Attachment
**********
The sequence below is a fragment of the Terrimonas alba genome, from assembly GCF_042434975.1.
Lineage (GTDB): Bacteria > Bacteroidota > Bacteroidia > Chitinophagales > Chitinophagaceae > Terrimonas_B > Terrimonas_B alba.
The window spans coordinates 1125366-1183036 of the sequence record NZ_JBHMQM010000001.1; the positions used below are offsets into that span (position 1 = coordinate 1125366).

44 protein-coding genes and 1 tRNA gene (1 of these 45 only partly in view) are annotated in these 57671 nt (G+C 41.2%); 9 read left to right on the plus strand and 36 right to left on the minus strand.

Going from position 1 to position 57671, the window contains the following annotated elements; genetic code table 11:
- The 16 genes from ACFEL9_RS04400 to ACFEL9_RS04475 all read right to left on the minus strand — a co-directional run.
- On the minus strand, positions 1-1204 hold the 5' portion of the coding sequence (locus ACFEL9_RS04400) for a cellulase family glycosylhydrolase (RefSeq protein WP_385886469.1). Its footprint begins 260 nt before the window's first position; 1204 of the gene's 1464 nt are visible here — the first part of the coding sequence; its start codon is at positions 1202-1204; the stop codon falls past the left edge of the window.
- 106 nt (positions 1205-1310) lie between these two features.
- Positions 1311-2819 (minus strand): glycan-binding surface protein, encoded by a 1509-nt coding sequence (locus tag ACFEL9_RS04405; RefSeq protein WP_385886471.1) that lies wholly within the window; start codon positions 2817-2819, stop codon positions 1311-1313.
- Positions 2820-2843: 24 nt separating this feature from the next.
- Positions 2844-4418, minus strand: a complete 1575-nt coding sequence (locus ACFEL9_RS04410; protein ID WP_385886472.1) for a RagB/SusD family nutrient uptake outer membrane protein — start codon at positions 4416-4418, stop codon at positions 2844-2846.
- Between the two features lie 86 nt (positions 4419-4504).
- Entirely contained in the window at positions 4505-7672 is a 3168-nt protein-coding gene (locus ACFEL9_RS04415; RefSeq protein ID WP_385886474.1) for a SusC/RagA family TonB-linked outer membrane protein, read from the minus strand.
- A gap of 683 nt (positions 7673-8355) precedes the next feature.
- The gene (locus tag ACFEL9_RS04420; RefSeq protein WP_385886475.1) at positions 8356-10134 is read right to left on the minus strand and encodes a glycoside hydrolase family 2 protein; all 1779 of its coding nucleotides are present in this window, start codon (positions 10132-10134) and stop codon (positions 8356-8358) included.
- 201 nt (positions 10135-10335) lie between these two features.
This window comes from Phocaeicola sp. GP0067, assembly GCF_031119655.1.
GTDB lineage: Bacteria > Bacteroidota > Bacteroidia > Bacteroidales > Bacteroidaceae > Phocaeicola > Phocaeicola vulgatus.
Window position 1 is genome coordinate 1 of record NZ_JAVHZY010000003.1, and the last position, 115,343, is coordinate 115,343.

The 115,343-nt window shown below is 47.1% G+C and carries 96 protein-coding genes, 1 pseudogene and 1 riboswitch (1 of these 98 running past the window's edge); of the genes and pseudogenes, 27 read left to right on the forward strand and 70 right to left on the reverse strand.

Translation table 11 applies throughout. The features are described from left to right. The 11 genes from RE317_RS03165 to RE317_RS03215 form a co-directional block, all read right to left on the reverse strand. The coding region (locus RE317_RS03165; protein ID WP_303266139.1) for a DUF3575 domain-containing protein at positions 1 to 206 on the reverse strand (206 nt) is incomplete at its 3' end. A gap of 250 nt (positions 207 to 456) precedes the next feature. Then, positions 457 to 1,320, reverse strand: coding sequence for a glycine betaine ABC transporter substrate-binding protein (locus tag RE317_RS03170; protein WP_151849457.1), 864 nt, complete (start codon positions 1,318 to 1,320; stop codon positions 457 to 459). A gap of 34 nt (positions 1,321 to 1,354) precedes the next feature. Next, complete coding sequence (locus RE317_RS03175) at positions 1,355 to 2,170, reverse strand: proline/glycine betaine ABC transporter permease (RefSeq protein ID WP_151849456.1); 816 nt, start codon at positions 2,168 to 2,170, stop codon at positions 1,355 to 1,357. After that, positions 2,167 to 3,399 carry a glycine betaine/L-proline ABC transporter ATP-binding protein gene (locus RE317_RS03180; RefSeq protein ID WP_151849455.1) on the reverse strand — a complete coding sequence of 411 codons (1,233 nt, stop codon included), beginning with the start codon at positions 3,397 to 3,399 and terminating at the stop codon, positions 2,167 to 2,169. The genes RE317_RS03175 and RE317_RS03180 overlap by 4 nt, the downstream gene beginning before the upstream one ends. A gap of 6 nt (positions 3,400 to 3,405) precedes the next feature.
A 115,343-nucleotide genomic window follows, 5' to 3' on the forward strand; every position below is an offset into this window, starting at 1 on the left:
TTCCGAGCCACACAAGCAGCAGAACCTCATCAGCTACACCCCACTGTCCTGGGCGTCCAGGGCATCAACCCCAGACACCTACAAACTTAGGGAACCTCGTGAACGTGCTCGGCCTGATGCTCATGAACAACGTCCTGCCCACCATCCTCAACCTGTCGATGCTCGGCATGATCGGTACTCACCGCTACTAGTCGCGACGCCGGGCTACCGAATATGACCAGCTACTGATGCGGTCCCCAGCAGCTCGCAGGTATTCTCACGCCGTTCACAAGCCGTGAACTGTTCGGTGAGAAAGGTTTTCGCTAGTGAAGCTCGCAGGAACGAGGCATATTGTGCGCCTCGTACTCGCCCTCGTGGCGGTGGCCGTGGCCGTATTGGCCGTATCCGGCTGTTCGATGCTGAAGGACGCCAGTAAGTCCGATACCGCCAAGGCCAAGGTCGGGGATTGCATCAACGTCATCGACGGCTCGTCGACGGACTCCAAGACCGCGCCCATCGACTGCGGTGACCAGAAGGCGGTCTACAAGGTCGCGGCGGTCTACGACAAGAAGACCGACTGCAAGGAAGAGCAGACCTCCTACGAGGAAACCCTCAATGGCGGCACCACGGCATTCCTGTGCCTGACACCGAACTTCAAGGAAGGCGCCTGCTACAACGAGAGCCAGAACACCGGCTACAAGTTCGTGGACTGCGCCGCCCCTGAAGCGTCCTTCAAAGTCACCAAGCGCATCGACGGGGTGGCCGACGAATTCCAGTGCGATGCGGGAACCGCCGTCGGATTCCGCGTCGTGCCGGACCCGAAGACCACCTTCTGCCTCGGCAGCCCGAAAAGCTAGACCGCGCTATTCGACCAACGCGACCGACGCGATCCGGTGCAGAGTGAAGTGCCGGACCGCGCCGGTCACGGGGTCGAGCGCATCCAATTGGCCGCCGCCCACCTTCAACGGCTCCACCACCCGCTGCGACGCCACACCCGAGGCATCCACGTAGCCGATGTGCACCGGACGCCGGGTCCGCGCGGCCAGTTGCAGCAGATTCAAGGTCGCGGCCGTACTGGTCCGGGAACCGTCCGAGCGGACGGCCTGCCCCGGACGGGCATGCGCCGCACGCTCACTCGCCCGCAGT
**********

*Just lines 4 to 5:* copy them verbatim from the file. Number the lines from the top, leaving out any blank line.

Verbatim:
44 protein-coding genes and 1 tRNA gene (1 of these 45 only partly in view) are annotated in these 57671 nt (G+C 41.2%); 9 read left to right on the plus strand and 36 right to left on the minus strand.

Going from position 1 to position 57671, the window contains the following annotated elements; genetic code table 11: